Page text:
Extending Rule G-37 to Municipal Advisors.
As a result of Dodd-Frank and the general expansion of pay-to-play prohibitions across the industry, the MSRB proposed amendments extending Rule G-37 to municipal advisors. See post here (Dec. 18, 2015).
Dodd-Frank was the single largest delegation of rule-making authority in the nation’s history. To streamline that process, Congress also required that the SEC complete its review and action on proposed SRO rules within 45 days after their publication or they are “deemed approved.” 15 U.S.C. § 78s(b)(2).
The MSRB filed its G-37 amendments on December 15, 2015. The SEC didn’t take formal action on them, so they were “deemed approved” on February 17, 2016. See post here (Feb. 17, 2016).
New Rules Can’t Be Challenged?
This past April, the Tennessee Republican Party filed suit to challenge the new MSRB regulation under a provision of the ’34 Act that allows direct Court of Appeals review of any “final order” by the Commission. 15 U.S.C. § 78y(a)(1). The Republican Parties of New York and Georgia filed similar suits that were consolidated with the Tennessee Party’s litigation. See post here.
(Apr. 22, 2016)(The Parties’ challenges to the earlier investment-adviser pay-to-play rule were dismissed on jurisdictional and time bases).
But the SEC recently moved to dismiss these suits, arguing that the new Rules can’t face judicial review. The SEC says that it didn’t make any order (final or otherwise; approving or disapproving) on the MSRB’s rule proposal. In fact, it said it couldn’t: A paragraph in the 2015 Appropriations Act prohibited the use of any funds “to finalize, issue, or implement any rule … regarding the disclosure of political contributions….” Pub. L. No. 114-113, Div. O, Tit. VII, § 707, 129 Stat. 2242, 3029-30. That’s why the SEC let the Rule proposal become “deemed approved.”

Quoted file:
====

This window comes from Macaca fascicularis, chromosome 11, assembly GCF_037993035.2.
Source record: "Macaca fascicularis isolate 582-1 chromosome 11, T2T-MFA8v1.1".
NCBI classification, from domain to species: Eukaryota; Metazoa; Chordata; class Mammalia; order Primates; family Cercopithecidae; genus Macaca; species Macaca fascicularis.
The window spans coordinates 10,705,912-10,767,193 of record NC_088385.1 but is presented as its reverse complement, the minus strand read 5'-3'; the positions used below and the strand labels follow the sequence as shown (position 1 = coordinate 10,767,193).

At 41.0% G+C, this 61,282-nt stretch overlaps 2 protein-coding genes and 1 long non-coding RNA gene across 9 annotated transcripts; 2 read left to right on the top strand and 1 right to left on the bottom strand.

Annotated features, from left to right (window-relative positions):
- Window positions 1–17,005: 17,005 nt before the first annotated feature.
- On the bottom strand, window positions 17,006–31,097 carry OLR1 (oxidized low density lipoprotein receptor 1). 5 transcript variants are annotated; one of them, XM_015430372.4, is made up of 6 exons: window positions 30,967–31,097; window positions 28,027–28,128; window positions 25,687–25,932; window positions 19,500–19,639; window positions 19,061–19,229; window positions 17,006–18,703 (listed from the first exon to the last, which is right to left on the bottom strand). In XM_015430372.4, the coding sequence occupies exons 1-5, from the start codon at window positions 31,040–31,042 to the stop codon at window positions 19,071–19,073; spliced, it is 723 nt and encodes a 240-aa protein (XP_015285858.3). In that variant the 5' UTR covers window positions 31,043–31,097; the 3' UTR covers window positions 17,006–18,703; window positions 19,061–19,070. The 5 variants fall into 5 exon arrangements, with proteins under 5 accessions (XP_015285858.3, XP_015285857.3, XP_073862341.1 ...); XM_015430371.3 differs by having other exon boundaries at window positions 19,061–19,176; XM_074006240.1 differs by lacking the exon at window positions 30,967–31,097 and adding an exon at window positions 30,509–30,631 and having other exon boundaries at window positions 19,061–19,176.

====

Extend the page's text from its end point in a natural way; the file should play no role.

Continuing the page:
So, the SEC has taken the position that a Congressional prohibition on using appropriated funds to implement a campaign-contribution disclosure requirement means that there can’t be any judicial review of the implementation of just such a rule.
This sort of regulatory and legislative “hide and seek” seems to be becoming more prevalent. See post here (Apr. 28, 2016)(direct-investment disclosure proposal vis Tower Amendment).
If Congress and the regulatory bureaucracy would spend half the time and effort in genuine debate over these issues as they spend playing governmental “gotcha,” it would yield more transparent policy-making, instead of contributing to the public’s dismay with its political institutions.
Thomas K. Potter, III (firstname.lastname@example.org) is a partner in the Securities Litigation Practice Group at Burr & Forman, LLP. Tom is licensed in Tennessee, Texas and Louisiana. He has over 30 years’ experience representing financial institutions in litigation, regulatory and compliance matters. See attorney profile. © 2016 by Thomas K. Potter, III (all rights reserved).